A Good Vision For Fixing America’s Happiness Index, With Service (Part 1)

Group shot of people on a cleanup with green safety vests

(photo above taken at a MIC cleanup, provided by Barry Krebs)

By John A. Tures, Professor of Political Science, LaGrange College

On National Public Radio, I listened to Allison Aubrey’s report about how America fell in The Gallup World Poll Happiness Index, from 15th to 23rd. What researchers noted was that the decline was felt most among younger Americans, but also in younger people in Britain, Canada, Australia, and West Europe.

There’s a solution, and it’s going to take work. But in the end, you can expect happier Americans and a better country. The secret is in service.

As a professor at LaGrange College, I’ve got students just as stressed as any collegians in America. And like those in Aubrey’s report, they worry about political polarization, climate change, and social inequalities. But despite these challenges, they just seem so…happy. What is their secret?

To know a LaGrange College student is to know that they serve the community a lot. It’s not necessarily some top-down requirements imposed by the administration (but encouraged by admin, yes). It’s something they seek out to help. From a Dance Marathon for Children’s Miracle Network to hair coloring and head shaving for Habitat for Humanity, our plaza and halls, and even our surrounding areas on weekends always have students engaged in fundraising and helping. They not only know to hit me up for donations but I’ve also been recruited for dunk tanks and being “pied.” They’ve learned from those like Ted Talk legend Emily Esfahani Smith about the importance of serving over an empty pursuit of happiness for its own sake.

To find out more about how this applies to Cobb County, I interviewed Barry Krebs, from Mableton, who has served with the South Cobb Lions Club for 10 years, covering Cobb and Paulding counties. The Lions Club is best known for their vision program, helping people with their eyesight, with the greater Atlanta area playing a big role in this. He’s also been on the Board for “Keep Cobb Beautiful” for 9 years, for the District 4 Commissioner. My questions are featured in italics.

What is the biggest challenge getting in people to serve?  “Undoubtedly, the hardest part about getting people to serve is to convince them that it is worth their valuable time.  Many civic organizations have seen a decline in volunteers over the years.  With the Lions Clubs, we try to emphasize the fun that we have as we serve.  We offer options that may appeal to different volunteer motivations and/or skill set.  For instance, our global causes include diabetes awareness, vision assistance, environmental conservation, hunger relief and childhood cancer projects.  Recently, more younger people are coming to the Lions Clubs who are motivated by our environmental efforts.  It is also important to be seen in the community doing positive activities.”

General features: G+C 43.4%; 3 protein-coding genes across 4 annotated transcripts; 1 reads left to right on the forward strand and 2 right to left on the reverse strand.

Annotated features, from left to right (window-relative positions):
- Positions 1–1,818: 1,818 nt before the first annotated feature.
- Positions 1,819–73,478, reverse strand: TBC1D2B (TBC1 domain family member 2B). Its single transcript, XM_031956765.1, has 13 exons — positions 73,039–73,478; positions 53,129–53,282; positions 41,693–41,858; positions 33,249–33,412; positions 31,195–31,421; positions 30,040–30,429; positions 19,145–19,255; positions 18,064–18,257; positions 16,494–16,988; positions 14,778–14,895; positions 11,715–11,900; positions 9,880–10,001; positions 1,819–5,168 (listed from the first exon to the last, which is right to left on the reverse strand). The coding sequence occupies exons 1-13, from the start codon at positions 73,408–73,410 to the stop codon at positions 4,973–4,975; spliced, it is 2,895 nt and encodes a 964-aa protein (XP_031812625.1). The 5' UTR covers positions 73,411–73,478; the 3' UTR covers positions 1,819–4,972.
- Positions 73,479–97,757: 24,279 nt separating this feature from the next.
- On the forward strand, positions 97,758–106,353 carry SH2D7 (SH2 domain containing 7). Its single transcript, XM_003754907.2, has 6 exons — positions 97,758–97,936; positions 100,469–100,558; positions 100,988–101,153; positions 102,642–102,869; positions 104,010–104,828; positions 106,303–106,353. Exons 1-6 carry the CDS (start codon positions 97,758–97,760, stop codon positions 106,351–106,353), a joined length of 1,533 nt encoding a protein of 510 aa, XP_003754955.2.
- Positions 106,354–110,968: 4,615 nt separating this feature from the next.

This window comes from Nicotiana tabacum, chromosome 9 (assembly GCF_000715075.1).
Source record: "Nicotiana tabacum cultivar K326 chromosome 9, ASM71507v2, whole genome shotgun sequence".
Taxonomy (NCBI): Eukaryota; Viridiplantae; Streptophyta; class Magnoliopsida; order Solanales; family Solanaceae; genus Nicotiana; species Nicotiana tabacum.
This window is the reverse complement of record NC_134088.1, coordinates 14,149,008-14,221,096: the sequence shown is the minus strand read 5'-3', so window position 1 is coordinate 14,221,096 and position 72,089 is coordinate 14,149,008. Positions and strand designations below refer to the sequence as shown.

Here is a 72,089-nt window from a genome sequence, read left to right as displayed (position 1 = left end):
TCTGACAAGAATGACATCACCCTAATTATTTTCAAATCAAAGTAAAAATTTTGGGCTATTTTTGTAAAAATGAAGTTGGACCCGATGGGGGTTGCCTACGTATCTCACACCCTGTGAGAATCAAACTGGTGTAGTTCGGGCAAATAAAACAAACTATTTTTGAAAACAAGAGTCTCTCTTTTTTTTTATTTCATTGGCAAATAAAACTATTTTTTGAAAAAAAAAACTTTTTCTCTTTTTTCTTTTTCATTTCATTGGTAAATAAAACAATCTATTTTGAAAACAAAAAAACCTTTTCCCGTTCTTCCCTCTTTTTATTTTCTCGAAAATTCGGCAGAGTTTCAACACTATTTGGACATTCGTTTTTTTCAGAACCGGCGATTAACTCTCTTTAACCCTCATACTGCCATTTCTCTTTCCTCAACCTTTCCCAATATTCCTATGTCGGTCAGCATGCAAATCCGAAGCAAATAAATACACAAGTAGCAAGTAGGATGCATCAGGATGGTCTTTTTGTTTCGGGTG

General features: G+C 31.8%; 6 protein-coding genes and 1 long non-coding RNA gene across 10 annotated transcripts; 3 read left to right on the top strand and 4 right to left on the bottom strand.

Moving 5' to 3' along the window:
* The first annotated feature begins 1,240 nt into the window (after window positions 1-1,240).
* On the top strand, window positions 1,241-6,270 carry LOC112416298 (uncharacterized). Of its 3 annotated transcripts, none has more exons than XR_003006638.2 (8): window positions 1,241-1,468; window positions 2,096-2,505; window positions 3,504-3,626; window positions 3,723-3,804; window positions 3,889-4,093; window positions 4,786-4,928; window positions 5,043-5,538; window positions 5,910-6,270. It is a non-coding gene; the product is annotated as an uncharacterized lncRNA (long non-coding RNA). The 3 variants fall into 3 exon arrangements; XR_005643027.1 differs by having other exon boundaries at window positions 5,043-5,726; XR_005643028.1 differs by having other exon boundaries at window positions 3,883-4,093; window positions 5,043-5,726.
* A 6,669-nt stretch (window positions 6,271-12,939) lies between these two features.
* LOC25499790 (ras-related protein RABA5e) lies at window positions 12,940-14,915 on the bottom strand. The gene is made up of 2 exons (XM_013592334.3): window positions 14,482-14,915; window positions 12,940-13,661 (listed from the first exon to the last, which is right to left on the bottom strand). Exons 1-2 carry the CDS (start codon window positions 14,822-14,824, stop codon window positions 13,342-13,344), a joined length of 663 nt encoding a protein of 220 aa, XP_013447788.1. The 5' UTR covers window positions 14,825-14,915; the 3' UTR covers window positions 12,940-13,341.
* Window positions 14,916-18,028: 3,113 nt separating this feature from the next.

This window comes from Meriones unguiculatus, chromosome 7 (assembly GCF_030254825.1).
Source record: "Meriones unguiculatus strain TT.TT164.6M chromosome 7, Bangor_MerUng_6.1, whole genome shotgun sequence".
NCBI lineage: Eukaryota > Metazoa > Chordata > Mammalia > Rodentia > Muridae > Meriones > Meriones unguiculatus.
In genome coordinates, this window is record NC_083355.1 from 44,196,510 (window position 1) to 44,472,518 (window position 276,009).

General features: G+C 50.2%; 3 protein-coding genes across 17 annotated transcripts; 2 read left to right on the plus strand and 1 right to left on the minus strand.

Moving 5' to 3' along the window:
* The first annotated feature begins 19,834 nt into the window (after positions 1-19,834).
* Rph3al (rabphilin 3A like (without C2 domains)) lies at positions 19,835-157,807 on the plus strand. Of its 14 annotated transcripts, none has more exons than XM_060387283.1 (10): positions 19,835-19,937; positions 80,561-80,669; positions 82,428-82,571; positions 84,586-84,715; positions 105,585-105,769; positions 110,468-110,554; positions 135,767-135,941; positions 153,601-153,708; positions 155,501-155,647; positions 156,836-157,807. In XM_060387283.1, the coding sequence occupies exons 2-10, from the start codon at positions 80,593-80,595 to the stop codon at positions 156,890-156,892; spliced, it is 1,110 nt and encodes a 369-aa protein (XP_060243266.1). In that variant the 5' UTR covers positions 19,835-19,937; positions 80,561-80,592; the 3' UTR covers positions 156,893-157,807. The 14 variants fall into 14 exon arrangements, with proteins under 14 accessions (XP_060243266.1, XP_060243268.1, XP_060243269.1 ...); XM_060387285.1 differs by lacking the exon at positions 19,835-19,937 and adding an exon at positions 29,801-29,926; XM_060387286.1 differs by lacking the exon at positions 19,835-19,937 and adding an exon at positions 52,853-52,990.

Do you find it is harder to get younger people, older people, or those in the middle (like me) to serve?  “Our goal is to get younger volunteers who can become long-term Lions.  However, many of them are focused on graduation, dating and starting their careers.  The middle-aged people for the most part have most of their time raising with their children.  So, most of our new volunteers are retirees.  We encourage retirees to keep their minds busy with volunteering or other social activities.  Everyone needs social interaction to keep your minds sharp.”

So there is a challenge in recruiting younger people to service because they have lots of responsibilities. But if college students can juggle their studies, sports, student government, and extracurricular activties, and have time for service, so can younger people. Our students have found ways to blend these; service becomes social activities creating bonds of friendship, not just doing something good for someone else.

In my next column, I’ll tell you about how service can change a life, as you’ll later “see.”

John A. Tures is a professor of political science at LaGrange College in LaGrange, Georgia. His views are his own. He can be reached at jtures@lagrange.edu. His Twitter account is JohnTures2.